Recent research (if 2013 can still be considered recent), has outlined the health dangers associated with sedentary behavior, particularly in the workplace. The findings of these studies — which have lead people in the health industry to equate sitting to smoking — have left human resource directors, ergonomic specialists, and office furniture designers scrambling for solutions. One such solution has been standing desks.
The implementation of standing desks has become increasingly prevalent over the short time since the anti-sitting literature first hit the scene. If you work in a large or small office space, you either have one of these things, or know someone in your building who does, and with good cause!
Research has indicated that using these desks can have a positive impact on people who suffer from chronic low back pain, may lead to increased productivity in the workplace, and even improve behavior and mood of children when used in schools.
There is a bit of a problem with all of these findings though. The research they are based on is very preliminary, and has been criticized for being using poor quality methods. That being said, I don’t believe that it is worth throwing the baby out with the bath water all together when it comes to using one of these desks.
What I do want to do is take some time to outline my recommendations for you on how to use one of these desks — which I think you should. The first thing to consider is some of the risks of over using a standing desk.
Standing for extended periods of time has been linked to increased risk for varicose veins, deep vein thrombosis, and heart problems as your heart has to work harder against gravity to pump blood back from your lower extremities. Over time standing for too long can also lead to compression of the spine and lower extremities, which can contribute to back and leg pain. This is particularly true if you have poor posture!
These risks can be mitigated fairly easily by practicing some moderation. The current recommendation — which has yet to be supported by research, so caveat emptor — is to break your sitting, standing, and moving up throughout the day. The most common ratio you are likely to come across in regards to this guideline is 20 minutes of sitting with support, 8 minutes of standing, and 2 minutes of stretching or moving in any given half hour.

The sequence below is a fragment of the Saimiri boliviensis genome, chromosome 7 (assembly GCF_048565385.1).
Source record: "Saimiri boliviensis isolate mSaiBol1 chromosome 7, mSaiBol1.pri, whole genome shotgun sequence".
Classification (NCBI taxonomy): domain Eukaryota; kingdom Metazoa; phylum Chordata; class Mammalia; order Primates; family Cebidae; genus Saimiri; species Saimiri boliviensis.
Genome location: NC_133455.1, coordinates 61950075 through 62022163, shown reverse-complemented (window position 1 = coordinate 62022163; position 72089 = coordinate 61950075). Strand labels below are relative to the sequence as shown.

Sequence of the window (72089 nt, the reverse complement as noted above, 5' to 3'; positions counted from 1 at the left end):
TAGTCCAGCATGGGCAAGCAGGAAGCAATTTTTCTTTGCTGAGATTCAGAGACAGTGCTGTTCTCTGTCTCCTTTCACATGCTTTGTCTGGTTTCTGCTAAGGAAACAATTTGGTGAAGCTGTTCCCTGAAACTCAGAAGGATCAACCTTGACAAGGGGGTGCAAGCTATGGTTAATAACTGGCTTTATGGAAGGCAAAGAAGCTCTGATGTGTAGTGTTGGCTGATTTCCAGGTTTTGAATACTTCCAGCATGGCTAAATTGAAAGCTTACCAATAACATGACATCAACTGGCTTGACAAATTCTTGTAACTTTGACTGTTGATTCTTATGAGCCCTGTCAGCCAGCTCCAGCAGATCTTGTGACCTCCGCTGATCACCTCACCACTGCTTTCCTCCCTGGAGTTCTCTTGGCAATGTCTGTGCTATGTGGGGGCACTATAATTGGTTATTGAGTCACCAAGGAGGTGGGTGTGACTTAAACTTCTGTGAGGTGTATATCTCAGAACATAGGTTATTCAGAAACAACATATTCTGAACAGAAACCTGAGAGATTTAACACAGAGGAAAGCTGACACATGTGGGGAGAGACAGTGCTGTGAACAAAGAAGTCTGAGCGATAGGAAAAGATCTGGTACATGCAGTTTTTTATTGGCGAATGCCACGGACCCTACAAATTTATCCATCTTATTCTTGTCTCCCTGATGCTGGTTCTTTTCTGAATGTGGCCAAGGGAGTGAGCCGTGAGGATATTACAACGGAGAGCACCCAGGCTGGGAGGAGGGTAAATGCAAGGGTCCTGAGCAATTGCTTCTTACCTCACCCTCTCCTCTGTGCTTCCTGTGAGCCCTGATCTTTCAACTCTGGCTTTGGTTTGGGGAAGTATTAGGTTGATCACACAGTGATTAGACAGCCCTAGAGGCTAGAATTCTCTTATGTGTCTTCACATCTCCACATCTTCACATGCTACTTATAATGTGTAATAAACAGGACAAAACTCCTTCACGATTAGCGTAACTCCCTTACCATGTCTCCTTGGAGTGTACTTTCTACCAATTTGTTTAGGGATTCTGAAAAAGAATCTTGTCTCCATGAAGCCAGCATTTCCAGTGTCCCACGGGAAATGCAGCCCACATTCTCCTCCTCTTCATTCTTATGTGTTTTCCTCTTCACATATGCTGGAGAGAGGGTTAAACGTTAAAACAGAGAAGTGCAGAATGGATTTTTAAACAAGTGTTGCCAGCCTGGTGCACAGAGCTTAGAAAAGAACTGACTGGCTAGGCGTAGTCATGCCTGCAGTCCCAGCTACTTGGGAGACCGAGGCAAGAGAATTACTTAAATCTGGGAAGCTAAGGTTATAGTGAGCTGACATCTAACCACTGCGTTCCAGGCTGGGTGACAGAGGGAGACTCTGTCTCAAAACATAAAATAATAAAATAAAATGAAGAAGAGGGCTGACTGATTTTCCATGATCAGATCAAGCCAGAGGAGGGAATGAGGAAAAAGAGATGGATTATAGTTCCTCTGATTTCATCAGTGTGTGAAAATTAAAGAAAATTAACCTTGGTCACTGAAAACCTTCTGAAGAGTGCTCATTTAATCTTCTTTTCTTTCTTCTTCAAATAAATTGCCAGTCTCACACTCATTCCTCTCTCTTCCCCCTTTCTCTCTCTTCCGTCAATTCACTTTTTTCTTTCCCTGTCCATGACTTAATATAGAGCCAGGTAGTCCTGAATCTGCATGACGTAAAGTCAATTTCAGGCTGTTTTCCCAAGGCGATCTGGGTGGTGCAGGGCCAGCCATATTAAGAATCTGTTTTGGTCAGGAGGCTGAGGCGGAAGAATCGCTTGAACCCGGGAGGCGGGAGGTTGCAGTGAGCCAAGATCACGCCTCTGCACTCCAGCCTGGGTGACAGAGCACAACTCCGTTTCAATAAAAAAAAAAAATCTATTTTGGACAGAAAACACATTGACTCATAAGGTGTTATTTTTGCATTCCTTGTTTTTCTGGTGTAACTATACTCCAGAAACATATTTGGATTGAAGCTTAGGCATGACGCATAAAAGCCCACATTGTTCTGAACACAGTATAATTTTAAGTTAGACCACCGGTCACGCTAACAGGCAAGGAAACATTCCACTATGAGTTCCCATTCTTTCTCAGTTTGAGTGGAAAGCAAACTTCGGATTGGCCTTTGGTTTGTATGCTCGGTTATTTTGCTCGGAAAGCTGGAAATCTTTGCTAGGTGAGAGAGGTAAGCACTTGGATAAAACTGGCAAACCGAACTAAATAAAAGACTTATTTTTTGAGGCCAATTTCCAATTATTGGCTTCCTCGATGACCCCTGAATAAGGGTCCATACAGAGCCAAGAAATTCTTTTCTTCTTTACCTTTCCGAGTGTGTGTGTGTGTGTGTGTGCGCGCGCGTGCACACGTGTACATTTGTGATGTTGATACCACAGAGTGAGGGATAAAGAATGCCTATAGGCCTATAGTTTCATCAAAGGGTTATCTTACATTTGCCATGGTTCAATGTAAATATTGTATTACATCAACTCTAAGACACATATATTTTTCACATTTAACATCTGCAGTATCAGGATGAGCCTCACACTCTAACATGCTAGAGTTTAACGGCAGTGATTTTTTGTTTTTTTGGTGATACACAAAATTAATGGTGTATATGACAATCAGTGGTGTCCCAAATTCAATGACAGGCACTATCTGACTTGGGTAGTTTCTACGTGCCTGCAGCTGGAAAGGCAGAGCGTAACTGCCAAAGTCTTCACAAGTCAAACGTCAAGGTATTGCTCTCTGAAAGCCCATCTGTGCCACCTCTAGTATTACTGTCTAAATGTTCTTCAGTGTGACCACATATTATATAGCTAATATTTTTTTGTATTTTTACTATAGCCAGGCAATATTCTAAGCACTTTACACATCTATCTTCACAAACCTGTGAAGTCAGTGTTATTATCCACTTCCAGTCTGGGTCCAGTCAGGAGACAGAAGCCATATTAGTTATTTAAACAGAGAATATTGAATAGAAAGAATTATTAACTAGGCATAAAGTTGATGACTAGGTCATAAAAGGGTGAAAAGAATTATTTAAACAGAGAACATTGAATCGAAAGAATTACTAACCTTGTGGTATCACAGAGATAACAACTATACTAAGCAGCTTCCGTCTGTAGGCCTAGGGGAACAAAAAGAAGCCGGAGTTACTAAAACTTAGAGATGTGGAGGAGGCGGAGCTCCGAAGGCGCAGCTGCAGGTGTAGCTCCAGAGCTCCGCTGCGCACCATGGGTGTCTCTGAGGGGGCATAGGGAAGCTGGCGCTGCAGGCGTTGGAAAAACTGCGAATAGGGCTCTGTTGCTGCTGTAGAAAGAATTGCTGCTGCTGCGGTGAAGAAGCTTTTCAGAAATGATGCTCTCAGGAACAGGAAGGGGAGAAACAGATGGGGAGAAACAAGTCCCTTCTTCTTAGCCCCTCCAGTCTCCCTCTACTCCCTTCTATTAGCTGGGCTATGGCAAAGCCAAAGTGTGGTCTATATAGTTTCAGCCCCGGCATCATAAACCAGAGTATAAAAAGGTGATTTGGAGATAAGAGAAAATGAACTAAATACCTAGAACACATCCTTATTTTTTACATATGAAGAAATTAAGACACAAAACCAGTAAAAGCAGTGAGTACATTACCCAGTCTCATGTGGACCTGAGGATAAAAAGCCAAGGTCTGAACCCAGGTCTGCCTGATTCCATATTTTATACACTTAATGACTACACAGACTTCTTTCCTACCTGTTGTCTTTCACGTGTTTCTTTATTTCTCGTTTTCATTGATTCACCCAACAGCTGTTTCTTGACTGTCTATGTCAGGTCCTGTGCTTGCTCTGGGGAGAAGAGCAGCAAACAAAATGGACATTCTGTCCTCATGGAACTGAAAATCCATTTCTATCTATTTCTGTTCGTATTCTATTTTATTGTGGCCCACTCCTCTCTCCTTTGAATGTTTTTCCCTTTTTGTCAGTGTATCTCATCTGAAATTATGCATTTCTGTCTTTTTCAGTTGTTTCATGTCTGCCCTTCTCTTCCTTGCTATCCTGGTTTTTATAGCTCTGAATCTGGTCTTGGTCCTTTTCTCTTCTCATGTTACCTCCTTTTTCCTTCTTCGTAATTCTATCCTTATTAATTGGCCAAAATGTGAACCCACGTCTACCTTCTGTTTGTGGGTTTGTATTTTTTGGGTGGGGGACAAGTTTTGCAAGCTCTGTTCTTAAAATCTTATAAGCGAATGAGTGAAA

Another thing that you can do with regards to the back and leg pain is to get a soft mat to stand on, as the hard concrete floors in most office buildings can wear your body down over time.
When picking to sit or stand it is also apparently important to consider the type of task that you are performing. Some articles I have read indicate that our brains perform better on certain tasks which require more concentration when sitting down. So if you have something that requires you to get in the zone, you may need to have a seat, but you’ll still want to break those sessions up (absolutely no longer than 90 minutes) with intermittent bouts of movement.
One of the last benefits of standing versus sitting that you may come across is that it burns more calories than sitting, which could help you lose weight. While this seems to be true — standing burns ~3.3Kcals/min and sitting burns ~2.6Kcals/min — standing also requires more work for you body, which can lead to early onset fatigue throughout your day if you aren’t careful.
The bottom line, which is a point that is easily overlooked, is that movement throughout the day is what is most important. Whether sitting or standing, the best thing you can do for yourself is to change positions frequently. Our bodies were not designed to stay in static postures — regardless of their verticality — for prolonged periods.
If you’ve been considering adding one of these desks to your office space I would highly encourage you to do so — I will even write your HR manager a letter of necessity for you. But! If you go full bore and try to stand all day instead of sitting, then I am fairly confident that you are not going to be happy with your new set up.
Start cheap. Someone engineered a $22 IKEA standing workstation solution which you can read more about here. I would just make sure that whatever set up you go with that the top of your monitor ends up at eye height, and that the key board is at or slightly below elbow height.
If you have any other questions, make sure to email me, or ask at your next appointment!